Could this finally be the year?
The Houston Rockets star guard James Harden has now narrowly missed out on two MVP trophies, finishing second place to Steph Curry in the 2014-2015 season. He lost due to the Golden State Warriors’ superior record, voters said.
He then finished second again in the 2016-2017 season, this time to Russell Westbrook, but on this occasion, part of the rationale was his opposition for the award had a worse record. Westbrook averaged a triple-double, and because of our puny human brains’ obsession with round numbers, 1.8 rebounds became more important than creating the second-most points in NBA history (by one measly) point and, more importantly, eight wins.
Up until last year, the trophy had always been about greatness and winning. But at the end of the day, it all simply amounted to inexplicably moving the goal posts on Harden in order to fit some pre-conceived media knob-slobbing of the specific player they wanted to see win the award due to his perceived better marketability.
But guess what, folks? The Beard is back again this season, better than ever, and through the first three weeks of the year — admittedly super early — he has to be considered the front runner for the MVP award this season.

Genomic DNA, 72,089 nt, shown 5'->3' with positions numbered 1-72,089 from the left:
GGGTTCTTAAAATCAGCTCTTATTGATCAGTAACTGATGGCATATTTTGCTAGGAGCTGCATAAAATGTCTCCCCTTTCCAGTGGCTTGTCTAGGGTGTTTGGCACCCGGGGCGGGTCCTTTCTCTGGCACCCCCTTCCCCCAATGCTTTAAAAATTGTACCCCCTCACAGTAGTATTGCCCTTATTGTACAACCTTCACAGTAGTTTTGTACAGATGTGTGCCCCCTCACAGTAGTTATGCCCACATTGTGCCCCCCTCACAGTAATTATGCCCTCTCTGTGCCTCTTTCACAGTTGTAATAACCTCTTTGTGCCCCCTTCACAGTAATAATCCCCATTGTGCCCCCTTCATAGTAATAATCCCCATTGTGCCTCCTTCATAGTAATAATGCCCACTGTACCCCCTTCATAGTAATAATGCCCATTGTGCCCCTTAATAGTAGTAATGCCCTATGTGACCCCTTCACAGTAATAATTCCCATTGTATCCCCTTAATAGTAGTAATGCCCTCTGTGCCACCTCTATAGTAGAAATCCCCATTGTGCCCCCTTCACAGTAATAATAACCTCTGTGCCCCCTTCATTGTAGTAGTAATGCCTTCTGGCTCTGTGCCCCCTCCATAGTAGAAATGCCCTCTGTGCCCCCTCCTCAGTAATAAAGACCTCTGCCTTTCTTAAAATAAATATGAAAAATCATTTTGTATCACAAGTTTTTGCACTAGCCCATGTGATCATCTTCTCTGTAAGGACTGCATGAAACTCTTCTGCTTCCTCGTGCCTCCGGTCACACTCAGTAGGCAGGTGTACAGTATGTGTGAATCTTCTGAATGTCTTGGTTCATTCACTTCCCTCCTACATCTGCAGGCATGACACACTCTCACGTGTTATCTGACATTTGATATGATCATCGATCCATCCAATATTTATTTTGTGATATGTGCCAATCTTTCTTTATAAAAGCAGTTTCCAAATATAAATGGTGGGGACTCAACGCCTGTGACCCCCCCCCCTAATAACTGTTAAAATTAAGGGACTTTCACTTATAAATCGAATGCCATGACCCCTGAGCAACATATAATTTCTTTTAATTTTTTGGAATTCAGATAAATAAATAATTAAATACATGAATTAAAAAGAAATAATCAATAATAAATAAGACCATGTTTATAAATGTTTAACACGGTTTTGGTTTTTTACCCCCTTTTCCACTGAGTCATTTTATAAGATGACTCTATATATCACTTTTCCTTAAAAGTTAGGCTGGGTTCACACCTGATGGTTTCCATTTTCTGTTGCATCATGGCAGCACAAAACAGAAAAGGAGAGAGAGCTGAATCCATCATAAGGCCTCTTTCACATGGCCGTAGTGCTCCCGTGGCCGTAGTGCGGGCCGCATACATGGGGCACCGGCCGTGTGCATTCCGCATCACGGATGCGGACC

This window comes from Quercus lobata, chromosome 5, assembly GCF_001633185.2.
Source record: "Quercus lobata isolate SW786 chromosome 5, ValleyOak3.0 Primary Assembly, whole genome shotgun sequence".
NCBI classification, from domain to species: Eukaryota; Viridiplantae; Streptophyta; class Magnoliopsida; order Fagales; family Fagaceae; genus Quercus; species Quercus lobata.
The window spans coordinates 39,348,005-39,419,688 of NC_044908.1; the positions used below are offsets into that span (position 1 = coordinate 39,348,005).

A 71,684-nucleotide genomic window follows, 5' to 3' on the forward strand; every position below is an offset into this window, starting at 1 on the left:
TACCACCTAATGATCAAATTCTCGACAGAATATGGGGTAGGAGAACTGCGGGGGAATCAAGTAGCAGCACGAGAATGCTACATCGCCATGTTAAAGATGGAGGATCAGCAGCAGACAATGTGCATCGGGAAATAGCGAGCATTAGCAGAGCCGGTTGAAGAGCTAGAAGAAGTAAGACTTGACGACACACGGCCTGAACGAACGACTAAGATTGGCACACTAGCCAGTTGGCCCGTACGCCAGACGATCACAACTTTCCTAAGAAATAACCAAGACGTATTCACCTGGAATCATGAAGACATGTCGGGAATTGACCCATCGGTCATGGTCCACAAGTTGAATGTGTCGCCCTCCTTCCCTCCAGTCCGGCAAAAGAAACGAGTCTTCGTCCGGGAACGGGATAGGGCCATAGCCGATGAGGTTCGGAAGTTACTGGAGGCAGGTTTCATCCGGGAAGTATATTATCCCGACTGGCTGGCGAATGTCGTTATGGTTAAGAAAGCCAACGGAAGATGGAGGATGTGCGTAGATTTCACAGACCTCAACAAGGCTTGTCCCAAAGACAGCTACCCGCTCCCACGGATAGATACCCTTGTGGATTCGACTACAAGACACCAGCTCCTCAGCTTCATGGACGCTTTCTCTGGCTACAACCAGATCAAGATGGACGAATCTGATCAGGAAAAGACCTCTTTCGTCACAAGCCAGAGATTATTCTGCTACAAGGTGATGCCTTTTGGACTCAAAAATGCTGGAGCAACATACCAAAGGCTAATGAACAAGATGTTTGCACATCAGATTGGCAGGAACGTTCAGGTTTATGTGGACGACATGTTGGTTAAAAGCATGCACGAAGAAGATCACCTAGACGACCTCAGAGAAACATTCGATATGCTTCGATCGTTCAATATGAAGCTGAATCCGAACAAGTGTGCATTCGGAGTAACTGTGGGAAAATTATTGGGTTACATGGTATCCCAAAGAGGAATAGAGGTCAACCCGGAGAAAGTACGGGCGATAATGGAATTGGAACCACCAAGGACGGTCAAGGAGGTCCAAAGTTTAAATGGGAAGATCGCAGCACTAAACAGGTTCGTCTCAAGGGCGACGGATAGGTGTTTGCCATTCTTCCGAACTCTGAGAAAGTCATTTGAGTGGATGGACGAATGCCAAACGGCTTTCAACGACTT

Harden, like Russ, was supposed to have some more help this year. But his main sidekick, future Hall-of-Fame (but aging) point man Chris Paul has played a measly one game on the season due to a knee injury. The Beard has responded by leading his team to an 8-3 record, which currently has them sitting in first place in the Western Conference standings (the Warriors are also 8-3, but lost to the Rockets head-to-head).
His numbers are as good as ever. Harden is currently averaging 29.5 points per game, which would be good enough for the highest mark of his career if it holds. He’s also averaging 9.7 assists and 1.5 steals, all the while shooting 46 percent from the field and 40 percent from beyond the arc. His offensive plus-minus of +9.5 would also currently be the highest of his career.